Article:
Here’s how to write a Christmas song that won’t make listeners barf: give it a holiday-themed title, but jettison all holiday themes in favor of psychedelic gobbledygook. Keith Reid was one of the great writers of psychedelic gobbledygook, and he’s in rare form on Procol Harum’s “A Christmas Camel”. All Christmas songs should contain lyrics like “While some Arabian Sheik most grand impersonates a hot dog stand” and they should all be played with the Gothic grandeur the Harum brings to “A Christmas Camel”…

4. “Riu Chiu” by The Monkees (1967)

..but if you must stick religious themes into your Christmas carols, at least have the taste to do it in Spanish. Most listeners could only suss that The Monkees’ “Riu Chiu” is a Christmas song because they sang it (live!) in the Christmas episode of their TV series. The title translates to “Roaring River”, and the lyric imparts a prayer to God pleading for the safety of his newborn baby: Baby Jesus. Safe from what? A wolf that wants to eat him! Delicious Jesus. “Riu Chiu” is more evidence of The Monkees’ quirky tastes and wonderful vocal abilities. Micky Dolenz delivers the Spanish lyric without a single stumble. The contrapuntal harmonies are gorgeous.

5. “All Our Christmases” by The Majority (1968)

Hull’s The Majority bring their Hollies-esque harmonies and an arrangement lifted from “I Got You Babe” to “All Our Christmases”. Like Procol Harum’s “A Christmas Camel”, the holiday message is inscrutable, though less bizarre and the music is certainly more Christmassy.

6. “Christmas” by The Who (1969)

Christmas songs are often defined by their snowflake lightness. The Who aren’t. “Christmas” is the heaviest song in their relatively light Rock opera Tommy. A man ponders what might happen to the soul of his deaf, dumb, and blind son who can’t pray and grovel and do all the other nonsense one must do in order to enter Heaven because he isn’t even aware of the God concept. While Tommy’s dad agonizes over this spiritual dilemma, the boy plays a little pinball and picks his nose. A far better way to spend Christmas morning than sitting in church.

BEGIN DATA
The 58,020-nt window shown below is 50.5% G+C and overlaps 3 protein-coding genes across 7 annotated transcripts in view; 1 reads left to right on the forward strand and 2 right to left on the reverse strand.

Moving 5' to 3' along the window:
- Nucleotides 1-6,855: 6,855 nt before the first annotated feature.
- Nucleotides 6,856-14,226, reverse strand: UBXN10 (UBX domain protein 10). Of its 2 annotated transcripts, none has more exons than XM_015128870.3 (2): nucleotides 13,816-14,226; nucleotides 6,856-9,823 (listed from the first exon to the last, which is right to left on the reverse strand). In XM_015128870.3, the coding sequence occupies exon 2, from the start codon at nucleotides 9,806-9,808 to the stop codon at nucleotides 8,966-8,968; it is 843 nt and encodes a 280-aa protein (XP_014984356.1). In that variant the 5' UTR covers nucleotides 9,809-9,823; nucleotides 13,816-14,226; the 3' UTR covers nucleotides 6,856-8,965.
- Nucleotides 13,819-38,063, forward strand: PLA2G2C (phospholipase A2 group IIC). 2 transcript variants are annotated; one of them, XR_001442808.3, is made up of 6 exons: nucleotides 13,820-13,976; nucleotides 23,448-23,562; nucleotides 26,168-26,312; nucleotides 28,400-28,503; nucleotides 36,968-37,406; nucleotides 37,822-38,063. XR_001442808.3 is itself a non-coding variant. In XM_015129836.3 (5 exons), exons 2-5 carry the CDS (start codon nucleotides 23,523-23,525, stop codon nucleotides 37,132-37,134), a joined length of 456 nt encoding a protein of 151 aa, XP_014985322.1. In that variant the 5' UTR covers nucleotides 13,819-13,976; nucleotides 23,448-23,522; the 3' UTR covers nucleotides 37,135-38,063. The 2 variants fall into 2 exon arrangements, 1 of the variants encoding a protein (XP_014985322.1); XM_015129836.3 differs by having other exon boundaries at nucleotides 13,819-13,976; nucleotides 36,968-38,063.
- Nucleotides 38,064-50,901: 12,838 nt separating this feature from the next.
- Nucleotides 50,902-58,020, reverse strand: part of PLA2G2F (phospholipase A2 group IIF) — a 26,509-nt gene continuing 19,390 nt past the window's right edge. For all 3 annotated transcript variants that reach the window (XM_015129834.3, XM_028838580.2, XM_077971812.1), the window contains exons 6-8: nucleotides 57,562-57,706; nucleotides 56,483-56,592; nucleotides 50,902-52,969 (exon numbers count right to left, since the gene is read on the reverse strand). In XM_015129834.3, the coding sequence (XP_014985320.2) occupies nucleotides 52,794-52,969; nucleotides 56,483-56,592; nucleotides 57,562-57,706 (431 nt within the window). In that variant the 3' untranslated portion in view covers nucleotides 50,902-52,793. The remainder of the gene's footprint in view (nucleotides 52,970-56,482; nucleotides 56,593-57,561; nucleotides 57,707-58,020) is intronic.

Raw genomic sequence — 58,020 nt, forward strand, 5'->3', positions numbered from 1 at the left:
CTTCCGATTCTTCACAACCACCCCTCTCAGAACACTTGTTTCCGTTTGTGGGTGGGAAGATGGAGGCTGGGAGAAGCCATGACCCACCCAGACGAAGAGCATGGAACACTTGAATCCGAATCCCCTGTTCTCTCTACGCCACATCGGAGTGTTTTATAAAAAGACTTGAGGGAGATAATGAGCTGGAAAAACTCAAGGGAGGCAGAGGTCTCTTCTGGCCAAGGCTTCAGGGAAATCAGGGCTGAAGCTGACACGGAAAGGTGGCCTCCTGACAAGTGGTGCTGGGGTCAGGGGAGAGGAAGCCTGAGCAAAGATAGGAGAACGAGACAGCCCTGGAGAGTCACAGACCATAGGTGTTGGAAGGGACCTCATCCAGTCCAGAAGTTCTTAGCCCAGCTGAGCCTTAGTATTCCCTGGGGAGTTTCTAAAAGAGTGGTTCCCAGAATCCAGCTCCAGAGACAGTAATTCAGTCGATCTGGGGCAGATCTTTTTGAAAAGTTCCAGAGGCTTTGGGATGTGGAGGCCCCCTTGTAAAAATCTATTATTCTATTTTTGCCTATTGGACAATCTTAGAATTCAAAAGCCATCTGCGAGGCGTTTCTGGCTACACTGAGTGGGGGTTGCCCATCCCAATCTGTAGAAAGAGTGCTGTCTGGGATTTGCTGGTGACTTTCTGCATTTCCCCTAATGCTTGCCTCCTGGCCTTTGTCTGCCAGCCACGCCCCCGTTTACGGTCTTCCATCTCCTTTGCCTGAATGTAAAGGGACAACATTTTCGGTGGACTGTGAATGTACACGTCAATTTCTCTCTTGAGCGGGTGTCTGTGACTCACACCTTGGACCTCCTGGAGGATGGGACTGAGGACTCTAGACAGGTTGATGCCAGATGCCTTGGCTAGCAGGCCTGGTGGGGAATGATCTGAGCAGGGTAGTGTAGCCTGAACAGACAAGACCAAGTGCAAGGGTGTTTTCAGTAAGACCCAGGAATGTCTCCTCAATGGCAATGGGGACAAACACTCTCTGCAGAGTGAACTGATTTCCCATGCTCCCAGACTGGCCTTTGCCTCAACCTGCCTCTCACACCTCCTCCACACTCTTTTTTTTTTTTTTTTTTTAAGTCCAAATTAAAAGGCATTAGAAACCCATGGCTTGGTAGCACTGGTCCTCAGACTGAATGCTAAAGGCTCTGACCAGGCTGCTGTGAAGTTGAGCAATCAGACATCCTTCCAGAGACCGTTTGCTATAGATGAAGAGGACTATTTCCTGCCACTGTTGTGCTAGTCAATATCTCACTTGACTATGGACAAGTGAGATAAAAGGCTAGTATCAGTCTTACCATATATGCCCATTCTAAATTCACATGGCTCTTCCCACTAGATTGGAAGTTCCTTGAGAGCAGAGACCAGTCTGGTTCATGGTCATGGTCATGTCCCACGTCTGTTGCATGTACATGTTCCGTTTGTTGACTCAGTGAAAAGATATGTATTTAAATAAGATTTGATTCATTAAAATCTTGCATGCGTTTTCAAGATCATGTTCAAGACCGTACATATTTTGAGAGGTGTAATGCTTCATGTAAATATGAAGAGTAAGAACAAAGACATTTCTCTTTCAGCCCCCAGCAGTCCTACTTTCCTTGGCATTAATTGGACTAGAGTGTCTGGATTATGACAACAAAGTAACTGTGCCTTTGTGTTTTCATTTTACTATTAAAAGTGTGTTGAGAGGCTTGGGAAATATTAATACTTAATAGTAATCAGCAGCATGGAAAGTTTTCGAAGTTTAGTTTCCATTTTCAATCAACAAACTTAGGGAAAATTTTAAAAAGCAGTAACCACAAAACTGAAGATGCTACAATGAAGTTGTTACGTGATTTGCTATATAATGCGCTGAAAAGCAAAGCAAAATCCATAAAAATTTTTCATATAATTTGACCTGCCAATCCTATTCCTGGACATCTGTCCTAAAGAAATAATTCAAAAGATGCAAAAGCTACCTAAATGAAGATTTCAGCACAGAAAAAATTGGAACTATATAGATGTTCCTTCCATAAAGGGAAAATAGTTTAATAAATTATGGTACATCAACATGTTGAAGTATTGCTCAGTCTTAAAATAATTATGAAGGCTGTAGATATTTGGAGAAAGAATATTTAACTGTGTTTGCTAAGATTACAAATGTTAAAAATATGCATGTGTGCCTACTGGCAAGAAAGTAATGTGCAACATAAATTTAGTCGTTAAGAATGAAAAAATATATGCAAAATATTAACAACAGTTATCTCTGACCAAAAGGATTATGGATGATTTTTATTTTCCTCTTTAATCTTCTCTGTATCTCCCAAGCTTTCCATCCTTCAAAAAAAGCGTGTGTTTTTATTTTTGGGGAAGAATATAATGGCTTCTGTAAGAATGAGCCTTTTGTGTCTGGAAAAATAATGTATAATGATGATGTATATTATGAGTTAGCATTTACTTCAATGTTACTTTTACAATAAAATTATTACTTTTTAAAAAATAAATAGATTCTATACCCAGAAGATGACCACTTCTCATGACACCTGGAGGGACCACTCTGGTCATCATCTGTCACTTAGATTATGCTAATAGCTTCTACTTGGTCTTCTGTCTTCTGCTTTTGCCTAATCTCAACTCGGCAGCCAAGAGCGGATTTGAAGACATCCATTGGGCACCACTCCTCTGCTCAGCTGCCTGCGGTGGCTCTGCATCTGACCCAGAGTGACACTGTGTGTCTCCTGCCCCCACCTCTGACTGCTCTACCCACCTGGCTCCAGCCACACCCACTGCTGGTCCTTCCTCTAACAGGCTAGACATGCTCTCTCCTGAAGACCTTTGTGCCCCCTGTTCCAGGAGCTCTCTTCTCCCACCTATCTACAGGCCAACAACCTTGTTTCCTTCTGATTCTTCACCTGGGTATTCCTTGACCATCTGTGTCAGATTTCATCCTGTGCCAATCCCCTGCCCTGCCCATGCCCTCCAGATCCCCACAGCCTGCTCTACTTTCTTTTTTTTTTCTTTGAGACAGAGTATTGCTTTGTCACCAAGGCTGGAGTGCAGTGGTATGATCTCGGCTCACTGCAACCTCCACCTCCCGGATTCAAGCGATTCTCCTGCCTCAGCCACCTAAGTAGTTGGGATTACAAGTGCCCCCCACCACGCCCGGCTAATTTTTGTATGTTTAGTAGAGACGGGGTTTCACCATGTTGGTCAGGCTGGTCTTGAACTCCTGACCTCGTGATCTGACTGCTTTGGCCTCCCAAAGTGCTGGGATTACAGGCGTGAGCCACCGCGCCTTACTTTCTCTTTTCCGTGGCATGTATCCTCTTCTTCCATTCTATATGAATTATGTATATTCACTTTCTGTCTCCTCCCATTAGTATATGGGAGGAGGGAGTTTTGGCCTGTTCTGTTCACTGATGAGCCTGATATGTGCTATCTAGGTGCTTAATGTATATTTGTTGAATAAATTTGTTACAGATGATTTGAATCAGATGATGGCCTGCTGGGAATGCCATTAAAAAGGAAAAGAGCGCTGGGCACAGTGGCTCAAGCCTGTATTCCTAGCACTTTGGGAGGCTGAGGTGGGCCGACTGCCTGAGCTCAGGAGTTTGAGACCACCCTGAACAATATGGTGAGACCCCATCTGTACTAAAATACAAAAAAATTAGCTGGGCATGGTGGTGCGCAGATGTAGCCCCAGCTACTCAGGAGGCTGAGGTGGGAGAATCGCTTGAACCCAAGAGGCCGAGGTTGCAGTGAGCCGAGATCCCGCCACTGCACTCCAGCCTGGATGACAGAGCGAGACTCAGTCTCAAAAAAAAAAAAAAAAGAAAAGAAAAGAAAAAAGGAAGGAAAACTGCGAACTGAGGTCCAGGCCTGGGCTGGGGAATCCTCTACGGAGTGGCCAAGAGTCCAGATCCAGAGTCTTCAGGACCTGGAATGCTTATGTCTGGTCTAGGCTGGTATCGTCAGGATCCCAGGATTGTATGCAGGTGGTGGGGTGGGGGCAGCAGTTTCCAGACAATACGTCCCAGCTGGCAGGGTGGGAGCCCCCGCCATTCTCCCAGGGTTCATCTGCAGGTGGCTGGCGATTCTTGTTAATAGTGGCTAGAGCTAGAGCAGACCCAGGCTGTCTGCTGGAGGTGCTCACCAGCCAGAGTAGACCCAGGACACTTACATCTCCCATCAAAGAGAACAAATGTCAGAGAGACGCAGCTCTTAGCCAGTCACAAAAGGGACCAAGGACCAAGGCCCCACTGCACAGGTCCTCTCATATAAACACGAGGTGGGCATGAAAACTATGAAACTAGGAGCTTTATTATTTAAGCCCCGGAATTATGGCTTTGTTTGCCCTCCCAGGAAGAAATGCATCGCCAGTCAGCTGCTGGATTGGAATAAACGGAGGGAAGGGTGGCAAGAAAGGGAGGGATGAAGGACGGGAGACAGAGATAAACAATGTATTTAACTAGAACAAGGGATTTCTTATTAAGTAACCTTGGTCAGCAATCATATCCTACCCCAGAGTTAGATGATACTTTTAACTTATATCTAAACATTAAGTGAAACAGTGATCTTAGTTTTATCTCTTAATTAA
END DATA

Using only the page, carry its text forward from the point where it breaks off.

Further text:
7. “Child’s Christmas in Wales” by John Cale (1973)

John Cale’s lovely “Child’s Christmas in Wales” pulls the greatest Christmas song trick of them all: the only holiday it specifically names is Halloween. The title references a radio poem by Cale’s fellow Welshman, Dylan Thomas, and like much of Thomas’s work, it’s hard to pin down. Both the song and the poem stir nostalgia, but Cale’s lyric is prickled with imagery one doesn’t expect from a holiday carol: “Ten murdered oranges bled on board ship lend comedy to shame.” Indeed.

8. “I Wish It Could Be Christmas Every Day” by Wizzard (1973)

Apparently, Wizzard’s “I Wish It Could Be Christmas Every Day” is one of those holiday standards so overplayed in the U.K. that it drives some British folk a bit bonkers. As a yank not bludgeoned with the track, I think it’s pretty terrific. Beginning with the cynical touch of a jingling cash register, “I Wish It Could Be Christmas Every Day” is a remarkable approximation of Spector’s Wall of Sound. It’s all incredibly over-the-top, with its punishing orchestrations and children’s choir and dream of 365 days of ho-ho-hoing. Considering that cash registers now start taking Christmas dollars and pounds in mid-August, Wizzard is coming distressingly close to having their dream come true.